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Ludwig van Beethoven

String Quartet in C Major, Op.59, No. 3
(final two movements)
spacerby Ludwig van Beethoven
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Excerpt from Death and the Maiden by Gerald Elias

“One day we were rehearsing the finale of Beethoven Fifty-nine number three.  You must agree that, of any piece in the literature, it is simply too fast to play on the string and at the point of the bow on the violin, let alone on the cello.”  Short stopped, apparently awaiting a response.
“I take your point,” said Jacobus.  “Go on.”
“Well, poor Pravda was doing her best, but Aaron browbeat her mercilessly.  I mean, after all, her bow was only obeying the laws of nature.  That’s why bows are made of wood, isn’t it, for their flexibility?  Aaron told her that her playing matched her looks.  Like a cow chewing her cud.  And you know what she did, Mr. Jacobus?”
“I’m sure you’ll tell me.”
“She just sat there.  Impassive.  I decided something needed to be said, so I noted that every other string quartet in history has played this fugue in the middle of the bow, and no amount of insulting would change that fact.  I knew when I said it there would be retaliation.”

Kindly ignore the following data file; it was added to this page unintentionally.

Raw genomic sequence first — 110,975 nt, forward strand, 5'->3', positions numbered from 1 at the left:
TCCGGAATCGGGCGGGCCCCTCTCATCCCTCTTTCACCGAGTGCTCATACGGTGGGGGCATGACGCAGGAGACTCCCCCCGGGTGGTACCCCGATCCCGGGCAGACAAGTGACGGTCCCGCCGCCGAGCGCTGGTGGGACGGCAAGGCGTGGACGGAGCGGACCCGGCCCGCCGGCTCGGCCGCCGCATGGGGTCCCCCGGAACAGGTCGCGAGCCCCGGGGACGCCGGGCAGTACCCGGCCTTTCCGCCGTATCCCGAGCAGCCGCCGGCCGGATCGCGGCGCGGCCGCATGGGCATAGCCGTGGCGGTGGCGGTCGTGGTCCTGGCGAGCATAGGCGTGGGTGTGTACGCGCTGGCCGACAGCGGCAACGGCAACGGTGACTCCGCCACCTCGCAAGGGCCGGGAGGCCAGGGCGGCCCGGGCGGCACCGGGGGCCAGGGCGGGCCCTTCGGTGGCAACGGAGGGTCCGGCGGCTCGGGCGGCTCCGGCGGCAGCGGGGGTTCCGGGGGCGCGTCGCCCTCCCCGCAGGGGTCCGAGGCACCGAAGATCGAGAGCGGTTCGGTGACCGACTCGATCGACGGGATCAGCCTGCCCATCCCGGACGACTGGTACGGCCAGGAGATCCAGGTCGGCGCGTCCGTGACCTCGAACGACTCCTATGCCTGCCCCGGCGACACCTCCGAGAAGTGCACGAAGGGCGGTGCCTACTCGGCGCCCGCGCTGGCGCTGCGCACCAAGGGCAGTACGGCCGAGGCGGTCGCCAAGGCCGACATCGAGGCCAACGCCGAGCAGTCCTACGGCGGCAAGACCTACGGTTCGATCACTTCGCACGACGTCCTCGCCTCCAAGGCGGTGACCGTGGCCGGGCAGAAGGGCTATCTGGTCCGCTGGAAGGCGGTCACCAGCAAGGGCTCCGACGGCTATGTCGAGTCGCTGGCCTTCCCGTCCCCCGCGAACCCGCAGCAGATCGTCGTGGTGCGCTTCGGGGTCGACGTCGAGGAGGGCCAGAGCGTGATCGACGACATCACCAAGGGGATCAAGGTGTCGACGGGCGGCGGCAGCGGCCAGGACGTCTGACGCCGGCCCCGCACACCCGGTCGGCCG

Ludwig van Beethoven String Quartet in C Major
Op.59, No. 3 - movements 3 and 4

performed by the Abramyan String Quartet



   


Music from Death and the Maiden
String Quartet in C Major, Op.59, No. 3
by Ludwig van Beethoven

Beethoven was often accused by his contemporaries of not having the necessary academic qualifications to be a truly great composer.  In particular, they said he couldn’t write a proper fugue.  (This is ironic, since the music of the greatest composer of fugues, JS Bach, was considered outdated and pedantic, and far too cerebral.)  Though Beethoven customarily had nothing but contempt for his critics, he must have been stung by this criticism because he spent his life trying to disprove it.  His greatest fugal achievement, the Opus 133 Grosse Fuga, which he wrote near the end of his life and is one of the most complex and avant garde pieces ever composed, put the lie to any doubts about his ability in this genre.  Perhaps his second greatest fugue is the finale of the Opus 59, No. 3 String Quartet, a whirlwind of virtuosity that combines Beethoven’s unique ability to compose on the highest intellectual level with his incomparable visceral understanding of the dramatic potential of structure and content.  For this reason, he precedes the breathtaking finale not with his customary Scherzo, but with a much more traditional and elegant Menuetto, setting up the listener for a roller coaster to end all roller coasters.